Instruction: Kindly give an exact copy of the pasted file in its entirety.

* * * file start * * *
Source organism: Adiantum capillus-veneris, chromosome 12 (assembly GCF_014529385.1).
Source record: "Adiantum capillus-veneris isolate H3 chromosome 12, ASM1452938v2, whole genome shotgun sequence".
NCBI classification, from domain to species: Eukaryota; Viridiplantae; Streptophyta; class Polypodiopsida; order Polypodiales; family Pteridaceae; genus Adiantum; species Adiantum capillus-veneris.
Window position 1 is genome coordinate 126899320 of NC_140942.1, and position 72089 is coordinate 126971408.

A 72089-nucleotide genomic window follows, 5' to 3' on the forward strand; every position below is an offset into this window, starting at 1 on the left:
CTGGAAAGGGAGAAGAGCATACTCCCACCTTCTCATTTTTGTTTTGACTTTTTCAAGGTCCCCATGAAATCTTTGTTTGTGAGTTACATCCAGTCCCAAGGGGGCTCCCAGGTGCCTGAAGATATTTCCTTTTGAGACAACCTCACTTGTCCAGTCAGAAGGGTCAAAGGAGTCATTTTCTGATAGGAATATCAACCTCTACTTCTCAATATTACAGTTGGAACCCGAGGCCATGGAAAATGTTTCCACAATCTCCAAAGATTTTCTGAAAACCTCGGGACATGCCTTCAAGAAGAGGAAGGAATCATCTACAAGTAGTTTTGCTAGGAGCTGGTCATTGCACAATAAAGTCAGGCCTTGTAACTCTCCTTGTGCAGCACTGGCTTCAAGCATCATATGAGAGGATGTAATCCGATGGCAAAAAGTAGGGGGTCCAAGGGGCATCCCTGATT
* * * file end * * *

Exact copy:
Source organism: Adiantum capillus-veneris, chromosome 12 (assembly GCF_014529385.1).
Source record: "Adiantum capillus-veneris isolate H3 chromosome 12, ASM1452938v2, whole genome shotgun sequence".
NCBI classification, from domain to species: Eukaryota; Viridiplantae; Streptophyta; class Polypodiopsida; order Polypodiales; family Pteridaceae; genus Adiantum; species Adiantum capillus-veneris.
Window position 1 is genome coordinate 126899320 of NC_140942.1, and position 72089 is coordinate 126971408.

A 72089-nucleotide genomic window follows, 5' to 3' on the forward strand; every position below is an offset into this window, starting at 1 on the left:
CTGGAAAGGGAGAAGAGCATACTCCCACCTTCTCATTTTTGTTTTGACTTTTTCAAGGTCCCCATGAAATCTTTGTTTGTGAGTTACATCCAGTCCCAAGGGGGCTCCCAGGTGCCTGAAGATATTTCCTTTTGAGACAACCTCACTTGTCCAGTCAGAAGGGTCAAAGGAGTCATTTTCTGATAGGAATATCAACCTCTACTTCTCAATATTACAGTTGGAACCCGAGGCCATGGAAAATGTTTCCACAATCTCCAAAGATTTTCTGAAAACCTCGGGACATGCCTTCAAGAAGAGGAAGGAATCATCTACAAGTAGTTTTGCTAGGAGCTGGTCATTGCACAATAAAGTCAGGCCTTGTAACTCTCCTTGTGCAGCACTGGCTTCAAGCATCATATGAGAGGATGTAATCCGATGGCAAAAAGTAGGGGGTCCAAGGGGCATCCCTGATT